Reading Challenge: Everybody Reads

20 Dec

Reading Challenges are a great way to introduce oneself to books one normally wouldn’t read. I decided to tackle Multnomah County Library’s Everybody Reads titles before the next book- My Beloved World by Sonia Sotomayor- is distributed in 2014.

Here are my reviews of the selections so far.

2003- A Lesson Before Dying by Ernest J. Gaines- I was hesitant at first to read this because of the similarities with The Other Wes Moore (which I just read recently) but I was immediately hooked. Not particularly a tearjerker but moving nonetheless. I liked how it ended even though not everything was tied up nicely. There was still a sense of closure.

2004- Fahrenheit 451 by Ray Bradbury- Fahrenheit 451 is a book that most everybody has probably read. The issues of censorship and the media’s power and control over the population are still relevant. It’s scary to think that the dystopian future Bradbury envisioned sometimes play out in our time. I think I’m way overdue to reread this classic.

2005- The House on Mango Street by Sandra Cisneros- I know of The House on Mango Street as a book students buy because they have to as part of their required reading. That’s partly why I decided to give it a try. At the same time, though, that was also why I was hesitant to pick it up. It seems to me a lot of good books are ruined by being forced upon students. Of course, it’s great to be exposed to new and different things but too overanalyze things will ruin the experience. But my issue with that is a whole other matter.

I was surprised by how sparse the text was. The simple, lyrical and seemingly disparate prose reveals a much-larger story of a young Latin girl and the lessons she learns in and out of the house on Mango Street.

This is a good book to see things through someone else’s eyes and to challenge oneself to go deeper than what’s on the written page.

2006- The Kite Runner by Khaled Hosseini- I finished watching The Kite Runner– a good enough movie but it just goes to show how much is lost between the book and the film. A positive thing that the movie had going for it was how it was able to skip the parts that dragged the book down especially the melodramatic incidents of the last chapters. It was also fascinating to learn through the bonus features how international the whole film project was from the cast and crew to the locale- Afghanistan was shot in China!

The Kite Runner is such a story about friendship, redemption and forgiveness that it was easy to get emotional while watching the movie but not necessarily because of the scenes playing out. My mind was going off on all kinds of tangents. It’s sad that war and poverty is still so much a way of life. And, equally sad is how religion gets twisted to justify violence. And I thought of simpler times in general. Oh, nostalgia! The movie also made me wish I was more aware and in tune of my culture.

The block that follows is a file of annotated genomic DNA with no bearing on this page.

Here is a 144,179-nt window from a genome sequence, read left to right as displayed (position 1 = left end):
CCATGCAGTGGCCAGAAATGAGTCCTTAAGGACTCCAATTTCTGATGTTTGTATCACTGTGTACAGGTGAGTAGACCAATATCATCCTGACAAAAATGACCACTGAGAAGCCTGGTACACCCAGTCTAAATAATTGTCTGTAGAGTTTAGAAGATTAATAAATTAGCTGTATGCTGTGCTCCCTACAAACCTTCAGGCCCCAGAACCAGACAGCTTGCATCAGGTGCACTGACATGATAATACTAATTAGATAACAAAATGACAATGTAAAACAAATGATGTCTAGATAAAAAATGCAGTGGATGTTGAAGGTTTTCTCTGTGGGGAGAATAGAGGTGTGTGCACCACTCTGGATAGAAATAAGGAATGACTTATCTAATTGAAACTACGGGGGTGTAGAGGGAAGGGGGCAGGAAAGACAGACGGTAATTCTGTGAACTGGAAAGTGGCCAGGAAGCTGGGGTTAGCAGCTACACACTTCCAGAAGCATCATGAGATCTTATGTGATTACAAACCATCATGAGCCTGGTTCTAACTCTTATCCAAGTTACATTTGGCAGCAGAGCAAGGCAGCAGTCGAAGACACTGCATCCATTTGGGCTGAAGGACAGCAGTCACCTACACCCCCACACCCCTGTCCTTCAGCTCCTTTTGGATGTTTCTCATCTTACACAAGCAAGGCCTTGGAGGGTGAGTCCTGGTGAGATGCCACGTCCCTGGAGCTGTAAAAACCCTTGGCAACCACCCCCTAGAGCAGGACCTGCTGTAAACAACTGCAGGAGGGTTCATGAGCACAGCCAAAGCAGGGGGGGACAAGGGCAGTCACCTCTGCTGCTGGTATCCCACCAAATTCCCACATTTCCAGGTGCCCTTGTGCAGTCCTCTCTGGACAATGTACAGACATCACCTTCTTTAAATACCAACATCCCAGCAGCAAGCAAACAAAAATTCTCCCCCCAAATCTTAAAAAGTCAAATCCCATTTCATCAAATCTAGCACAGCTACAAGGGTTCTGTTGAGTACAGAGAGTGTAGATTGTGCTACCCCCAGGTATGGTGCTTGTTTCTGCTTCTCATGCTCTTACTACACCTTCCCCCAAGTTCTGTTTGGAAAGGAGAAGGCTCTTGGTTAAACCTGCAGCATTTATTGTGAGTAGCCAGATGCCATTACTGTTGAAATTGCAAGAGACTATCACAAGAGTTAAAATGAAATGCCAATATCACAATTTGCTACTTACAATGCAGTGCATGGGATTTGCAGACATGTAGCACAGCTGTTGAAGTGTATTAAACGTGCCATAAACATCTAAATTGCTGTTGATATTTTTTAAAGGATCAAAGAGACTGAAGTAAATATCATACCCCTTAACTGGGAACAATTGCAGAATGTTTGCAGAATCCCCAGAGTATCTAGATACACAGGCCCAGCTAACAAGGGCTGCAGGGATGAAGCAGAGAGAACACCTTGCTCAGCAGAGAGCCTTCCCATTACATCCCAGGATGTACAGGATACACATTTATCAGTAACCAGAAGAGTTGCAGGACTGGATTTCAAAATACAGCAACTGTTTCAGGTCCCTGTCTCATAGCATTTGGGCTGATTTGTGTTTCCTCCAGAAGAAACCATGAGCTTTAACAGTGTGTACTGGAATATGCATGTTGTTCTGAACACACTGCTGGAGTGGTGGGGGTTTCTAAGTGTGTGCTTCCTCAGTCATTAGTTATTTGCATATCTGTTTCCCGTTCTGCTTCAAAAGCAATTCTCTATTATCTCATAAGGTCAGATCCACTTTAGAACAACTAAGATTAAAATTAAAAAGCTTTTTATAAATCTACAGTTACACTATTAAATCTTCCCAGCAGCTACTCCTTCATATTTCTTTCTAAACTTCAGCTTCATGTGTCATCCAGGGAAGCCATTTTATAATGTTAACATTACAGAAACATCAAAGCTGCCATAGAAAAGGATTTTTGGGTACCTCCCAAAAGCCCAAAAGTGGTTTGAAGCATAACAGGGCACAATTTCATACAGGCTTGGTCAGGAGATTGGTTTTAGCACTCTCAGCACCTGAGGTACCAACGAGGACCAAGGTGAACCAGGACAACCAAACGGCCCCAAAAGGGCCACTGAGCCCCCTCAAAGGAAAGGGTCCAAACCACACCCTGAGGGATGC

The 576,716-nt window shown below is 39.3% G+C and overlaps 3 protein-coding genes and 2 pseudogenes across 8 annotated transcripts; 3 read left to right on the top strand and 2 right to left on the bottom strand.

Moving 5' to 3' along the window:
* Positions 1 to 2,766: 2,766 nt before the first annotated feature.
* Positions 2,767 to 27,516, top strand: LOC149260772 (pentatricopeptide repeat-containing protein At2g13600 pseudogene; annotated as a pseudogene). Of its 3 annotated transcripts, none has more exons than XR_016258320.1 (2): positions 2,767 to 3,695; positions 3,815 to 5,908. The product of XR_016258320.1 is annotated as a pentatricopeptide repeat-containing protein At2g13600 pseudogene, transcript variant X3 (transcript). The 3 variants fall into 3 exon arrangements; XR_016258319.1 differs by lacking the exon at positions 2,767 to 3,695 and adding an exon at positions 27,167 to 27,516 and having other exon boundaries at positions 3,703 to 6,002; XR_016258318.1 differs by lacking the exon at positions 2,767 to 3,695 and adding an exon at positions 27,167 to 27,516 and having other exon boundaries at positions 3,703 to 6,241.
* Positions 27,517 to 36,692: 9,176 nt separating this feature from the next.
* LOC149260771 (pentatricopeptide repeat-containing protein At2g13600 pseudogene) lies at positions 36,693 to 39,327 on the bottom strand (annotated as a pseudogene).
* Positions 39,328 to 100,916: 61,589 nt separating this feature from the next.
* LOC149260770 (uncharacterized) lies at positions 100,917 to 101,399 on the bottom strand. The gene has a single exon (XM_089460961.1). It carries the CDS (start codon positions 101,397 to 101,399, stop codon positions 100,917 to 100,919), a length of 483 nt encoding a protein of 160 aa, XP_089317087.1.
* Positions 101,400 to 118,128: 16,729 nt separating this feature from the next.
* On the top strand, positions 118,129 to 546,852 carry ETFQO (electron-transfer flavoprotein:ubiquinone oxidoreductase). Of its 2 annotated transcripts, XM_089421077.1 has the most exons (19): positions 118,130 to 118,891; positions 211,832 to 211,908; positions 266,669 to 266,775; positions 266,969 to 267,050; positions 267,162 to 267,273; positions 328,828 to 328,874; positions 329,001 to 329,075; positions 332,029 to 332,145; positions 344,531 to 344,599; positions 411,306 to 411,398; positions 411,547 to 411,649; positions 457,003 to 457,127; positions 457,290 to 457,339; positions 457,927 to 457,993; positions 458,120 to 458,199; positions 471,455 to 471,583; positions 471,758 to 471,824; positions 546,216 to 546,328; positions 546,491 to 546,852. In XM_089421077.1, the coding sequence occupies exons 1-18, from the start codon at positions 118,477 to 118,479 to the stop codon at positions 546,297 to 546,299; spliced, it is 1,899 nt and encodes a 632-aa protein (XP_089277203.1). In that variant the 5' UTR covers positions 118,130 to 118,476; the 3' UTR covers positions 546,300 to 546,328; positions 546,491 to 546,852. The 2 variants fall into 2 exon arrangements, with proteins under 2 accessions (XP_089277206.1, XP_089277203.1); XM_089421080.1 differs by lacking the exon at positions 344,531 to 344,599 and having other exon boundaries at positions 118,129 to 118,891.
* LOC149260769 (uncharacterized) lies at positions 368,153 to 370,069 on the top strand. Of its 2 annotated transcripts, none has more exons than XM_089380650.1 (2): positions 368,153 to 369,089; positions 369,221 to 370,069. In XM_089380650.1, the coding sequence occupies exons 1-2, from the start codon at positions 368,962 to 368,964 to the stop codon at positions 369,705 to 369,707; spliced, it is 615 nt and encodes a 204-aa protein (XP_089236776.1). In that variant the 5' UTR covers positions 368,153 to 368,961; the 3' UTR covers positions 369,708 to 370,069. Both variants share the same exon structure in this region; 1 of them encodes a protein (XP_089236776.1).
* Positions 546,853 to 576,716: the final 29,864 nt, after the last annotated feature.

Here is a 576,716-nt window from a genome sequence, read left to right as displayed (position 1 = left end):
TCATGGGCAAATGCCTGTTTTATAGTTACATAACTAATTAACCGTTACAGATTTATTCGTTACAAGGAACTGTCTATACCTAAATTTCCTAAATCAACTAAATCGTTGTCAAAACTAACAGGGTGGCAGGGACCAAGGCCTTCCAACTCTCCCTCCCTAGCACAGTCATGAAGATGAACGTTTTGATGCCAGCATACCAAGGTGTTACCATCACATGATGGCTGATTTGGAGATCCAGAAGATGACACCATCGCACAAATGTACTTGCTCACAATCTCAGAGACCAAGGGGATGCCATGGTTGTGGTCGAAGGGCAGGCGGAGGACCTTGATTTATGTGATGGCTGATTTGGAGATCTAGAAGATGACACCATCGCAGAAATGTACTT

I gave this book out for the first World Book Night in the US. I needed to refresh my memory so I read the graphic novel. While it’s great that this format can reach out to a new demographic, so much of what made it wonderful is lost.

2007- Midnight at the Dragon Cafe by Judy Fong Bates- This was quite scandalous and thereby very hard to put down. It’s about secrets and sacrifices. It’s about figuring out who we are in terms of our families and friends, where we’re from and where we’re raised. It’s hard to imagine being put in a similar situation.

2008- A Long Way Gone by Ishmael Beah-
I’ve been hesitant to read memoirs ever since the whole Three Cups of Tea controversy. There were definitely some parts where I questioned the possibility of events really happening. Aside from my cynical point of view about memoirs, the writing was good. The subject matter- of kids becoming soldiers because of horrific circumstances- is hard to comprehend that it’s a way of life in some places, even now.

2009- Stubborn Twig by Lauren Kessler-
This is a fascinating read about “three generations of in the life of a Japanese American family.” We read of their hard work and dedication to make a name for themselves. But there’s also the cruel prejudice they endured over many years because they weren’t Americans. Those parts were so hard to read because of all the hate & racism that was prevalent not that long ago. It’s sad how we don’t seem to learn from our mistakes, finding other groups of people to do all those horrible things to.